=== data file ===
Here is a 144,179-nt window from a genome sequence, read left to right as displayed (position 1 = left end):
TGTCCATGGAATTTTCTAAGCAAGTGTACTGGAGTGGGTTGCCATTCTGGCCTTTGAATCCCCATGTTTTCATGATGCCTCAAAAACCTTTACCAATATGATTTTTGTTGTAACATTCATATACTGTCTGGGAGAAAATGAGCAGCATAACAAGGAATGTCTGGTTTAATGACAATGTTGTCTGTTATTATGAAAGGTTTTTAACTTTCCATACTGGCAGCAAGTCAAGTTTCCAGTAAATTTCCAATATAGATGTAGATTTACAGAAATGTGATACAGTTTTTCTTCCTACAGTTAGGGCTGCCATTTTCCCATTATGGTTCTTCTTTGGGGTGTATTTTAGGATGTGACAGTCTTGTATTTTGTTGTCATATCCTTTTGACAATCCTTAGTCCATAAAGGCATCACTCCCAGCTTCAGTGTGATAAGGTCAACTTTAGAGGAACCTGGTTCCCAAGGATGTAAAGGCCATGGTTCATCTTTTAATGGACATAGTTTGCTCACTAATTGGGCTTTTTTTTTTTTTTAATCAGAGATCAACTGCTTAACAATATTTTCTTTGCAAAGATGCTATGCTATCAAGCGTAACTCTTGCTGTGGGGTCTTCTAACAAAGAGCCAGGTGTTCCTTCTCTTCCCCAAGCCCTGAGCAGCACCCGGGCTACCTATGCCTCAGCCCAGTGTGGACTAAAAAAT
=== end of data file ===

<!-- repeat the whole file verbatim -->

Here is a 144,179-nt window from a genome sequence, read left to right as displayed (position 1 = left end):
TGTCCATGGAATTTTCTAAGCAAGTGTACTGGAGTGGGTTGCCATTCTGGCCTTTGAATCCCCATGTTTTCATGATGCCTCAAAAACCTTTACCAATATGATTTTTGTTGTAACATTCATATACTGTCTGGGAGAAAATGAGCAGCATAACAAGGAATGTCTGGTTTAATGACAATGTTGTCTGTTATTATGAAAGGTTTTTAACTTTCCATACTGGCAGCAAGTCAAGTTTCCAGTAAATTTCCAATATAGATGTAGATTTACAGAAATGTGATACAGTTTTTCTTCCTACAGTTAGGGCTGCCATTTTCCCATTATGGTTCTTCTTTGGGGTGTATTTTAGGATGTGACAGTCTTGTATTTTGTTGTCATATCCTTTTGACAATCCTTAGTCCATAAAGGCATCACTCCCAGCTTCAGTGTGATAAGGTCAACTTTAGAGGAACCTGGTTCCCAAGGATGTAAAGGCCATGGTTCATCTTTTAATGGACATAGTTTGCTCACTAATTGGGCTTTTTTTTTTTTTTAATCAGAGATCAACTGCTTAACAATATTTTCTTTGCAAAGATGCTATGCTATCAAGCGTAACTCTTGCTGTGGGGTCTTCTAACAAAGAGCCAGGTGTTCCTTCTCTTCCCCAAGCCCTGAGCAGCACCCGGGCTACCTATGCCTCAGCCCAGTGTGGACTAAAAAAT